Disseminating research evidence to influence healthcare and behaviour
New film addresses racial inequity in healthcare
A new Foundation-funded film about palliative care, produced by a team at King’s College London, has just been released. Featuring the perspectives of patients, bereaved relatives, and health professionals, the film aims to improve understanding of racial inequities in end-of-life care in the UK.
We have known for a long time that people from ethnically diverse groups are less likely to have a good death. This work provides timely guidance on how we can narrow the gap between those that receive the ‘best and most’ and ‘least and worst’ at the end of life.Dr Sabrina Bajwah
Previous research, led by Dr Sabrina Bajwah, revealed that UK COVID-19 policies in palliative care during the pandemic disproportionally impacted people from ethnically diverse groups.
The findings showed that healthcare providers believed they were treating ethnically diverse patients fairly by providing equal care. In reality, they lacked understanding of the difference between equal and equitable care.
The outcomes of these policies and perceptions in UK palliative care services led to distress of many patients and families at the end of life.
What is the difference between equal and equitable care?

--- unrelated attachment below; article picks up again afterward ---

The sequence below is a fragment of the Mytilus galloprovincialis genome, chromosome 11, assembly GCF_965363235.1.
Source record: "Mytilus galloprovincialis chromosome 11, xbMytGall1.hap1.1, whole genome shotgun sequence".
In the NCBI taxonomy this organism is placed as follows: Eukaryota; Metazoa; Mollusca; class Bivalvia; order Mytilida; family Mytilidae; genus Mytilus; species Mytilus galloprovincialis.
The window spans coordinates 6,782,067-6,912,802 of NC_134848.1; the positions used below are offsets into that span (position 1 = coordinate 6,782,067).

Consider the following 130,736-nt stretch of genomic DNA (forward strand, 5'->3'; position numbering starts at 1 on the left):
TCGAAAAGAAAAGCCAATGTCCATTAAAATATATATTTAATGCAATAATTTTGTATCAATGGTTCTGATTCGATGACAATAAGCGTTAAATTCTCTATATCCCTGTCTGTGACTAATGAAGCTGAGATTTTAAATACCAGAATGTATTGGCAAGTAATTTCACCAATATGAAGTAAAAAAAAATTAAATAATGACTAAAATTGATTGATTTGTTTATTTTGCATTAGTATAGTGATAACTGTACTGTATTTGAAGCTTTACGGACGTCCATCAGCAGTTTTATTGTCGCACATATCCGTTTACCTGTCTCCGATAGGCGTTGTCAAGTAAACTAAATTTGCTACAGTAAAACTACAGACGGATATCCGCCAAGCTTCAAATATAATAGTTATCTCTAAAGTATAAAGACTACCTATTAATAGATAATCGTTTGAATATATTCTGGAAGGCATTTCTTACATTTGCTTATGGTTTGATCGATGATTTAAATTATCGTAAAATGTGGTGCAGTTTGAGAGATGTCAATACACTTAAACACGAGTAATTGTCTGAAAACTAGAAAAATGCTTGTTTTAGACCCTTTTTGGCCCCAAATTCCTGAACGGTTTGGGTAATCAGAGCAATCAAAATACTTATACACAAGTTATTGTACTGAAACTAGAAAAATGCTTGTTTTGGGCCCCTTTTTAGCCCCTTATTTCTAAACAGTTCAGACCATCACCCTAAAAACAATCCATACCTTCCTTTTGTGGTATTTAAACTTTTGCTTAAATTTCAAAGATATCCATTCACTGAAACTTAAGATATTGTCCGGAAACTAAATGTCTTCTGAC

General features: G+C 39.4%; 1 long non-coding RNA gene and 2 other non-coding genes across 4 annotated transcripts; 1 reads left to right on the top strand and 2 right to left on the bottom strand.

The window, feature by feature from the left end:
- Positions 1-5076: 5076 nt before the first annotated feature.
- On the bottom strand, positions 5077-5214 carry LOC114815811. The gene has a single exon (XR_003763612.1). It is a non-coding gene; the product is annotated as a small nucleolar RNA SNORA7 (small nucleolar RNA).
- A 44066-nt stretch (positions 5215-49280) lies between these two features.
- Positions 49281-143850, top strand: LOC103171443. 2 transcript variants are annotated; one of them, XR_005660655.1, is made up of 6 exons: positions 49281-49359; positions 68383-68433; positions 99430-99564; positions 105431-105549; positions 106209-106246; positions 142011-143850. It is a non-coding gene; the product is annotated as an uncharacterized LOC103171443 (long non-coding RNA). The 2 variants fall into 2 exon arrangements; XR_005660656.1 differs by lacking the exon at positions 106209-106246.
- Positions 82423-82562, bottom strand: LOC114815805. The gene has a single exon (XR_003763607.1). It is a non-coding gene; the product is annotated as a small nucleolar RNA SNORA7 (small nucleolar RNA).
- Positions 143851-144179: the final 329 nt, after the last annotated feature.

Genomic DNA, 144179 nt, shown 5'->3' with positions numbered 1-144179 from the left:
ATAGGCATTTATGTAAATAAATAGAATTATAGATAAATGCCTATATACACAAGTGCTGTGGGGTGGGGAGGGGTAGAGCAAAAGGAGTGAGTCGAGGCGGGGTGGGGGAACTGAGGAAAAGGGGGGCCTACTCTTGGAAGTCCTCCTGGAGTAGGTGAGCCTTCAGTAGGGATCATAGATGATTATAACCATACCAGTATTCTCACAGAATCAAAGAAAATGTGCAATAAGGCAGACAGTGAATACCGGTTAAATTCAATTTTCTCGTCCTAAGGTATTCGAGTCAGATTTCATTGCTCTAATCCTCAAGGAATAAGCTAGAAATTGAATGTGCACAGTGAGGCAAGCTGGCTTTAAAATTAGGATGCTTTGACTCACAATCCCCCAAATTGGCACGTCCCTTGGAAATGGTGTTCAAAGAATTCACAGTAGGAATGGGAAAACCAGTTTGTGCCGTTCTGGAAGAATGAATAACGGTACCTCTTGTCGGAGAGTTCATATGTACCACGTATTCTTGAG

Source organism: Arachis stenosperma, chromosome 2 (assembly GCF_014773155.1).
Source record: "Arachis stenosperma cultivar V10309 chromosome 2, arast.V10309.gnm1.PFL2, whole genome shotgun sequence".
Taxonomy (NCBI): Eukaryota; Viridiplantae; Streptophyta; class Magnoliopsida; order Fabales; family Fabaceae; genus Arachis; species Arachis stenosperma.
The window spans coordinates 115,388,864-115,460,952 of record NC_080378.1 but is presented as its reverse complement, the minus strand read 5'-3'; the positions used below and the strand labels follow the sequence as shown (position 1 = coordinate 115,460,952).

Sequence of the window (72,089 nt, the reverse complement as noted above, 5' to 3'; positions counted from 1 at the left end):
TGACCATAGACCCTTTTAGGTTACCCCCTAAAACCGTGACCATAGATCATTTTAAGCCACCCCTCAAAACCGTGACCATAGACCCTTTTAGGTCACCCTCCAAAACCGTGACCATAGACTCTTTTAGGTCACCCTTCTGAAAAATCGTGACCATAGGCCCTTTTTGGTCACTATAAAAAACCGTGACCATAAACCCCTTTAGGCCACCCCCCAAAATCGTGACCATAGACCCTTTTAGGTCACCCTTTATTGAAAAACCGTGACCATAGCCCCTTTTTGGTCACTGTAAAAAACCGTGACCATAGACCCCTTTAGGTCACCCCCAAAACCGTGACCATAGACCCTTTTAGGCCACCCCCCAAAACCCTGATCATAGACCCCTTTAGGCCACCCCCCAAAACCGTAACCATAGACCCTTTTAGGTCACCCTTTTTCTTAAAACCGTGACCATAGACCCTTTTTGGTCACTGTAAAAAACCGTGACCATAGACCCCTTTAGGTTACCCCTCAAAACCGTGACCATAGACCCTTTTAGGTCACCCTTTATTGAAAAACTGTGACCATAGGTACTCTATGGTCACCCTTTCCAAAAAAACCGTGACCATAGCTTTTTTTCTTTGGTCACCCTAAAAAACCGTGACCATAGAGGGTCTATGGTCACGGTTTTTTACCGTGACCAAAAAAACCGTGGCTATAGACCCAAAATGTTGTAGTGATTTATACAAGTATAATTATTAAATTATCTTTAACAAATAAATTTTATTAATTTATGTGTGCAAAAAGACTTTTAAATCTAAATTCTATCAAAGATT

Equal care involves treating all patients the same and giving them the same resources regardless of their differences.
Equitable care, however, takes into account that some groups of people need more resources than other groups to achieve the same outcome.
Funding the film
We funded Dr Bajwah and her team with a Changing Policy and Practice Award. This award of £30,000 allows researchers to disseminate their findings wider than the scientific peer-reviewed press, with the aim of influencing healthcare and behaviour.
Using this funding, Dr Bajwah’s team set out to address the gap in understanding and to improve care for those at the end of life by developing an educational film for people working in palliative care.
To produce the film, they worked alongside a focus group of ethnically diverse patients and health professionals.
Watch the film here:
Sabrina Bajwah’s film is so important, and beautifully made. It should be compulsory viewing for everyone currently working or thinking about working in palliative care. The film’s call for a palliative care system that treat actual and potential patients equitably rather than equally is both clearly explained and compelling. We have to see what is currently broken in order to grow. Toby Porter, Chief Executive of Hospice UK